Lens Artists Photo Challenge #224 – Exposure

Exposure is the amount of light that reaches your camera’s sensor, creating visual data over a period of time. To get the correct exposure is an art in itself.

Sofia leads this weeks challenge. Here is her entry.

So are you wondering how to get the perfect exposure? Have you ever heard of the exposure triangle? There are three elements: Aperture, Shutter Speed and ISO. These three work together depending on what you are shooting to get the exposure just right. There are pros and cons of the extreme ends of them all and sometimes in bad lighting conditions you have to pick what you’re willing to sacrifice.

First let’s talk aperture. The aperture is the opening of the lens. The wider open (lower aperture number) the more light gets in your camera; the larger the aperture number the less light gets in. If you have a camera with a kit lens, it is more than likely a variable aperture lens. This means that at the shortest end of the zoom it has one aperture (the lowest possible aperture number for the lens) and then as you zoom in the aperture number gets higher. There are also prime and zoom lenses that have a fixed aperture. The aperture is measured in f-stops. If you have a lens with a variable aperture of 3.5-5.6, the lowest aperture it is capable of is f 3.5 at its shortest zoom distance and 5.6 at its most zoomed in point. As you zoom in, the lens is limiting the amount of light that gets into the sensor. There are also lenses with fixed apertures, some as low as f 1.2. These fixed aperture lenses are more expensive, but in my opinion are well worth the investment, especially if you are going to be shooting in low light. However, the lower the aperture, the smaller the depth of field…this is where you have to look at what your goal is. Depth of field is the amount of the photo that is in focus. For example, if you shoot at f 1.8 and are focused on a person’s eye, his/her nose might be out of focus. You have to evaluate what is more important; the depth of field or the amount of light getting in your camera. This is just one decision to make when determining your exposure. Now let’s look at shutter speed.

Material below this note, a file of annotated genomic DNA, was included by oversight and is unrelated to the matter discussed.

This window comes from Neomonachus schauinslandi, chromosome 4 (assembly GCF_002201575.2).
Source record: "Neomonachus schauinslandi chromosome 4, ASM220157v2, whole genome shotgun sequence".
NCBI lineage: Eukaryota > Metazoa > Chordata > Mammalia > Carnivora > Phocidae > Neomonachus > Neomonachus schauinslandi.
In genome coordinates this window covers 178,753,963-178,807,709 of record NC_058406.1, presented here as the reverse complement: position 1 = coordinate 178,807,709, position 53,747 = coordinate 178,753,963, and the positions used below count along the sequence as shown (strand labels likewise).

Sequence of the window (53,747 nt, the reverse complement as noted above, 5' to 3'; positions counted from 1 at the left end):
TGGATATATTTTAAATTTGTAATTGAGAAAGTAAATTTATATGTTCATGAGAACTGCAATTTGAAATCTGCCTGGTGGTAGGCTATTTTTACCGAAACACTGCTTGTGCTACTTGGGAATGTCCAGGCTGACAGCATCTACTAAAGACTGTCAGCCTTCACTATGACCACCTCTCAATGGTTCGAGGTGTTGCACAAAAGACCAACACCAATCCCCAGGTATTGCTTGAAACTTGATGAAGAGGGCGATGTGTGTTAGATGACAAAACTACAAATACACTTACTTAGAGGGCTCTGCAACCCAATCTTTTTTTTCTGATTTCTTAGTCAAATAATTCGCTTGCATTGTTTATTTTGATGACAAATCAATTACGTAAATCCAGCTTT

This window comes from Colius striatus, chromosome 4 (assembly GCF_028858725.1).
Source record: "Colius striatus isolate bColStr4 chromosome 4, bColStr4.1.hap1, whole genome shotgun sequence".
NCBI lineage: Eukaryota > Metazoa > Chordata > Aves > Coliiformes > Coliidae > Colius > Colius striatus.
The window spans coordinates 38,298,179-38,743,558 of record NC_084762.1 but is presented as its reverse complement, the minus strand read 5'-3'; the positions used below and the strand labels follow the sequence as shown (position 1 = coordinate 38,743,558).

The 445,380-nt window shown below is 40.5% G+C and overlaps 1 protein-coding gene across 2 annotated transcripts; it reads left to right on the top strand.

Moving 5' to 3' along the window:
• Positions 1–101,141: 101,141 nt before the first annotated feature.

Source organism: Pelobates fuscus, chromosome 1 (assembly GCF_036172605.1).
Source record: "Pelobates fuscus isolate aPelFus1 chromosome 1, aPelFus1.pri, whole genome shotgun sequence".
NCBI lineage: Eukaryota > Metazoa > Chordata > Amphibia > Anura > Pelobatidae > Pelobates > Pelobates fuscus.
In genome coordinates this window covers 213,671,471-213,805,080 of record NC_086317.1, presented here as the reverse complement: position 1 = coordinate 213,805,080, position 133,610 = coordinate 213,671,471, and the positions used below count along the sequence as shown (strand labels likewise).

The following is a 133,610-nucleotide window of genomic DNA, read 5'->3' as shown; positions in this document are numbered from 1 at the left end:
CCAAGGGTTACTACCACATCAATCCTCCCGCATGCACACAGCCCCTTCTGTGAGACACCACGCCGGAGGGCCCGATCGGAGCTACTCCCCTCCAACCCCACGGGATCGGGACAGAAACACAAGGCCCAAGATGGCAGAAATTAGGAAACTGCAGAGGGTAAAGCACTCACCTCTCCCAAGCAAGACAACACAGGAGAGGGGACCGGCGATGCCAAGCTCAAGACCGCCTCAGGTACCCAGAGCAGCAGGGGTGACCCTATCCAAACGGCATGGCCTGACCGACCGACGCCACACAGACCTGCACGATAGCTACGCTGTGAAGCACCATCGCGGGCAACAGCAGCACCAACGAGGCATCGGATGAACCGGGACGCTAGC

What is shutter speed? It is how long your shutter is open to capture the image on the sensor. The shutter speed can range from bulb, where you can leave the shutter open as long as you’d like, to very fast speeds, such as 1/4000th of a second. A general rule of thumb if you’re hand-holding the camera is, if you are shooting with a 50 mm lens, you need to shoot at a shutter speed of at least 1/50th of a second. If you are shooting with a 300mm, then you need 1/300th of a second. If your camera is mounted on a tripod, then you don’t really have to think about this. The key to shutter speed is what you are shooting. If you are shooting something that is still, you can shoot at low shutter speeds to allow more light in, but if you are shooting action, you need a fast shutter speed. I try to shoot sports at 1/1000th or faster. If you are outside, then this is not an issue, but if you are shooting indoors, this can be a limiting factor. For example, if you are shooting outside during high sun hours, you might have to shoot at an even higher rate so you don’t over expose your photo.

The last thing I look at is the ISO. The lower the ISO, the less sensitive the sensor is to light. At ISO of 100, the sensor is less sensitive to light or, on the higher side, an ISO of 6400 will make your sensor very sensitive to light and will “allow” more light to be captured on your image. If your lighting is just right and you can shoot at ISO of 100 or 200, do it because this is where the least amount of digital noise (white looking specks on your image) will be introduced. The higher your ISO, the more digital noise that will be introduced into your image. When I shoot indoor volleyball matches, the lighting is really low, so I have to shoot at high ISOs in order to be able to shoot at shutter speeds fast enough to catch the action. For example, for most volleyball matches, I shoot at 1/1000th, f 2.8 and ISO 6400.

Now to put all this together: Your camera has a built in light meter. It should read something like this


The camera’s proper exposure is when it measures in the middle at zero. I would start there and then adjust one of the 3 elements at a time until you reach your desired exposure.

What makes photography a strange invention is that its primary raw materials are time and light.

John Berger

You can use long exposures (long shutter speed) to create silky water or light trails. You can use a short exposure (fast shutter speed) to freeze action. I am a sucker for both very long exposures and short ones as well; I enjoy capturing light trails, waterfalls, and sports action.

A snapshot steals life that it cannot return. A long exposure [creates] a form that never existed.

Dieter Appelt

Long Exposure Captures

Taking pictures is savoring life intensely ever hundredth of a second.

Mark Riboud

Short Exposures

Did you know that you can capture a long exposure photo on the current iPhones? Want to know how?

Be sure to take a Live Photo of your flowing water, while stabilizing your iPhone. Once you have your Live Photo, watch the video below on how to make it look like it was taken on a camera with a long exposure! Perfect trick if your out and about with only your iPhone!

Be sure to check out this Post!!



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